Tuesday, December 3, 2013

Christmas Fire

New International Version Luke 2:11
Today in the town of David a Savior has been born to you; he is the Messiah, the Lord.

 “A happy ho-ho-ho to you!” Tis the season to be jolly and all of that! Because this is December, I’ll dedicate my blogs to our family Christmas stories!

 It was Christmas Eve 1977. I was busy making pumpkin pies for the Christmas meal. My five children ranged in age from my oldest daughter, Tammy, was twelve, I think, and my youngest, Heather, was four. We had bought bicycles for the four oldest and a Big Wheels for Heather – the big plastic ones that sat low to the ground.

 My husband decided to put the bicycles together and sent our son, Junior, to the storage shed for the tool box. Our house had a carport, not a garage, and the storage shed was attached to the house. Up to my elbows in spices, flour and canned pumpkin, Junior walks by me with the tool box and said, “The can of gasoline spilled,” meaning the gas we kept for our lawnmower.

 “That can start a fire,” I replied, thinking if the gasoline got near the gas water heater. “Go clean it up,” I hollered.

I went back to my pie making, and before I knew it, my husband was yelling, “Give me the car keys.” I didn’t respond immediately because I was trying to process in my mind why he was yelling about the car keys.

 Well, the gasoline had started a fire. Our station wagon (remember those?) was in the carport next to the storage. The next minutes were chaotic confusion. My first thought was to get the kids out of the house. My husband’s thought was to move the car and turn the water hose on the fire.

 I gathered my kids, minus Tammy, who I thought was at Lisa’s house. We stood across the street with the neighbors who had gathered to watch the fire. “Can we help?” someone asked. “My kids’ Christmas gifts are under the tree,” was my response. Hey, it was Christmas, and in that moment, those gifts were my valuables.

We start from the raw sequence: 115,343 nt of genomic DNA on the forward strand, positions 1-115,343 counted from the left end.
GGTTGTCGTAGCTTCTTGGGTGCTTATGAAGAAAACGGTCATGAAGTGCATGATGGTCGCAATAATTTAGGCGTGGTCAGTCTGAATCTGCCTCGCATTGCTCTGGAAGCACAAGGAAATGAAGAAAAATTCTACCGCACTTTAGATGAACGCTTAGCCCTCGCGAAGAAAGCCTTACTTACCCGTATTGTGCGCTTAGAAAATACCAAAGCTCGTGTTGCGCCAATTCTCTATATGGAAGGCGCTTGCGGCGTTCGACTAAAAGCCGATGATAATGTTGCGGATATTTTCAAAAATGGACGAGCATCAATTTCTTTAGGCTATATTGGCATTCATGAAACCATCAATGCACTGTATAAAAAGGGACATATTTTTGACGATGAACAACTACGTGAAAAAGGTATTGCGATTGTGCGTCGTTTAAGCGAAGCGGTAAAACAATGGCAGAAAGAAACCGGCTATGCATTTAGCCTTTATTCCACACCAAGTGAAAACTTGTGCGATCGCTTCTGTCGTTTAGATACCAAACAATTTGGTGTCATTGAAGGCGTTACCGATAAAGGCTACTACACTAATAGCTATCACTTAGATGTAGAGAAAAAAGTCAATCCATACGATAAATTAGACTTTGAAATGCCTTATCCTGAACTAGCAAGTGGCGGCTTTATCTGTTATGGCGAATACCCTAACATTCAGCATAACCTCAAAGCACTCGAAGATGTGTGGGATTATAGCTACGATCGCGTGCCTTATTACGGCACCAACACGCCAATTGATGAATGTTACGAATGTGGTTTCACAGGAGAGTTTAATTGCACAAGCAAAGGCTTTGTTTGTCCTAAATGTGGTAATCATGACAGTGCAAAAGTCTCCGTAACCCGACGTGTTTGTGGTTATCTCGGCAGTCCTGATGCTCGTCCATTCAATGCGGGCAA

Firemen arrived before the fire spread. I watched as a couple of firemen stood on the roof with axes. Before I could wonder what that was about, a group of men started a chain passing gifts out the door and onto the front lawn. I suppressed a hysterical giggle at the sight. Giggling is better than hysterical wailing, right?

 I watched the pile of gifts grow as I mumbled, “Why are they chopping holes in the roof?” Someone, I don’t know who, replied, “To check if the fire has spread.” Huh? That’s how to check?  While I pondered that, I gasped at what appeared to be a ghost, actually two ghosts, walking out the front door. It took me a minute to realize it was Tammy and Lisa. Both looked confused. Yeah, welcome to my world. How did I go from making pies to watching my house burn?

 Tammy and Lisa moved to stand beside me. “I thought you were at Lisa’s.” She looked at me with saucer-shaped eyes. Her mouth opened and she wailed, “My violin!”

 Seriously? Your violin? But, I asked a fireman to take her inside to get her violin. The crowd began to disperse. I walked over to the firemen sweeping out the charred remains in our storage. “Did you save Heather’s Big Wheel?” They glanced at me with looks of compassion and went back to cleaning.

 The crew chief came over to talk to us. With a sigh, I asked, “Is the smoke smell going to be too strong for us to sleep?”

 He looked at me with a mixture of concern and amusement and said, “Ma’am, you can’t stay here. Your power is off and we chopped holes in the roof.” We spent the night with friends, Dede and Richard, had Christmas day at my parents' home, and per the insurance adjuster, found a motel to rent while we looked for a  temporary house until repairs could be made on ours. That took three months.

Although there are better ways to spend Christmas, I found the time to thank God no one was hurt and that other than items in the storage shed, none of our other belongings were damaged.

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